- moves in and out of sitting and sits on floor with hands free to manipulate objects. Crawls on hands and knees, pulls to stand, and take steps holding on to furniture (cruises). Walks independently between 18 and 24 months old;
- sits on floor, may use hands for balance. Creeps on stomach or crawls on hands and knees. May pull to stand and take steps holding onto furniture;
- sits on floor when lower back supported. Rolls and creeps forward on stomach;
- has head control but needs trunk support to sit. Can roll to supine (back) and may roll to prone (stomach); and
- limited voluntary control of movement. Unable to hold head or trunk up when sitting or lying on stomach. Needs assistance to roll.
Between 2 and 4 years of age:
- sits on floor with both hands free to manipulate objects. Moves in and out of floor sitting and standing without help. Prefers to walk to move around;
- sits on floor but may have difficulty balancing when using both hands to manipulate objects. Can move in and out of sitting independently. Pulls to stand on a stable surface. Crawls on hands and knees with reciprocal movements, cruises holding onto furniture and walks using a walker;
- sits on floor often by “W-sitting” (sitting between flexed and internally rotated hips and knees) and may need adult help. Creeps on stomach or crawls on hands and knees (often without reciprocal leg movements) as main method of mobility. May pull to stand on a stable surface and cruise short distances. May walk short distances indoors using a walker with adult help to steer and turn;
- sits when placed but unable to maintain body alignment and balance without using hands for support. May require adaptive equipment for sitting and standing. Moves independently for short distances in a room by rolling, creeping on stomach, or crawling on hands and knees without reciprocal leg movement;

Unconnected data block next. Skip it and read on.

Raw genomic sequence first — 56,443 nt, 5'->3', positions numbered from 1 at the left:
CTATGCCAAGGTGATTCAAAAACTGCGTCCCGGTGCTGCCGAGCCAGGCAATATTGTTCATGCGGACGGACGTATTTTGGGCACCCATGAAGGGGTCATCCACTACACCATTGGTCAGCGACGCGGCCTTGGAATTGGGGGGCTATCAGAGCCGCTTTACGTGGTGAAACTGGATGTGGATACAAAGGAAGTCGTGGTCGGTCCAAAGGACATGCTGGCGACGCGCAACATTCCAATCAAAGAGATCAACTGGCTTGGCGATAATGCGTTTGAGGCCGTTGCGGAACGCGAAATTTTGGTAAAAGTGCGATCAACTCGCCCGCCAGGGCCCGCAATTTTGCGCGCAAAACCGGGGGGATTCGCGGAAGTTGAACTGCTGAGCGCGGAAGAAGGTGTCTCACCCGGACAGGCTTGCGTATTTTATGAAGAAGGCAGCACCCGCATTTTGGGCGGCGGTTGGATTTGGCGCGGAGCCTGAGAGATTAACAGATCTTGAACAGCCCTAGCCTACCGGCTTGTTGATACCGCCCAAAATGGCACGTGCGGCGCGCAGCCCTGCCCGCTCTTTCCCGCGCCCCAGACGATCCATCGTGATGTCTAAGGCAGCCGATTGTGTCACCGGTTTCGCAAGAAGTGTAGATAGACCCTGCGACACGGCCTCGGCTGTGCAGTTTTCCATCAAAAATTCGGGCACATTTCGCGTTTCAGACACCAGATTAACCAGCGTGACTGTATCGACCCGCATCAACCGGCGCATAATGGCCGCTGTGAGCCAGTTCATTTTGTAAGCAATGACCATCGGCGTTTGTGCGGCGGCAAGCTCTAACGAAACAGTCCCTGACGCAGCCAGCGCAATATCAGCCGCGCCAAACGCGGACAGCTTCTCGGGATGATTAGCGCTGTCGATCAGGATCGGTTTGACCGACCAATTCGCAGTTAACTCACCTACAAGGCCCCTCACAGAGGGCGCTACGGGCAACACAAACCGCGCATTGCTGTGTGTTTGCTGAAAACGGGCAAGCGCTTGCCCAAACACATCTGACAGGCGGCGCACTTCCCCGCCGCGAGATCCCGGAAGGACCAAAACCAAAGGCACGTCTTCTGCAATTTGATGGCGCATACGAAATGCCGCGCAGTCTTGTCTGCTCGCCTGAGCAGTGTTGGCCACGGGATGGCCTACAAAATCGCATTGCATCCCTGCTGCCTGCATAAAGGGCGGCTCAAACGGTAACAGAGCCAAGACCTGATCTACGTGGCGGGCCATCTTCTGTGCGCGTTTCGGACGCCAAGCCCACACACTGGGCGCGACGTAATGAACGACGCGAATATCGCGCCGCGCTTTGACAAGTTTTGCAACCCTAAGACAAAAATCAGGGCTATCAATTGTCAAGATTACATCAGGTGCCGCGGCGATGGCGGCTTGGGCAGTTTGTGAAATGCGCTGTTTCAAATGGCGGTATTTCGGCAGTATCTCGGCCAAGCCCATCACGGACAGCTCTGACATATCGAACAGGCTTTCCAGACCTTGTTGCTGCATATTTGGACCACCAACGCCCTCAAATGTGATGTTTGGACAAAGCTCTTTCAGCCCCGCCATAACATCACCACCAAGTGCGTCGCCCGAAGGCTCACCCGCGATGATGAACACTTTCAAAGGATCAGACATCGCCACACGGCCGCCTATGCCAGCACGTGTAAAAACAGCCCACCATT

- limited voluntary control of movement and ability to maintain upright head and trunk postures. All areas of motor function including sitting and standing are limited even with adaptive equipment. Some children may move independently with a powered wheelchair with adaptations.
Between 4 and 6 years of age:
- gets into, out of, and sits in chair without any support. Moves from sitting on floor or chair sitting to standing without any support. Walks indoors and outdoors, climbs stairs, and learns to run and jump;
- sits in chair with both hands free to manipulate objects. Moves from sitting on the floor or chair to standing but requires a stable surface for arms to push or pull up on. Walks short distances, climbs stairs holding rails, and cannot run or jump;
- sits on regular chair but may require support at pelvis or trunk to use hands. Moves in and out of sitting on chair using a stable surface for arms to push or pull up on. Walks using a hand-held walker on level surfaces and climb stairs with adult assistance;
- limited voluntary control of movement and ability to maintain upright head and trunk postures. All areas of motor function including sitting and standing are limited even with adaptive equipment. Some children may move independently using a powered wheelchair with adaptations.
Similarly, the Manual Ability Classification System (MACS) provides the following description of manual skills for children between 1 and 4 years and 4 and 18 years of age:
Mini MACS between 1 and 4 years of age:
- handles objects easily and successfully;
- handles most objects but with reduced quality and/or speed; handles objects with difficulty;
- handles a limited selection of easily managed objects in simple actions;
- does not handle objects and has severely limited ability to perform even simple actions (Eliasson, Ullenhag, Wahlström, & Krumlinde-Sundholm, 2017).
MACS between 4 and 18 years of age:
- handles objects easily and successfully;
- handles most objects but with reduced quality and/or speed;
- handles objects with difficulty, needing assistance to prepare and/or modify activities;
- handles a limited selection of easily managed objects in adapted situations;
- does not handle objects and has severely limited ability to perform even simple actions (Eliasson, et al., 2006).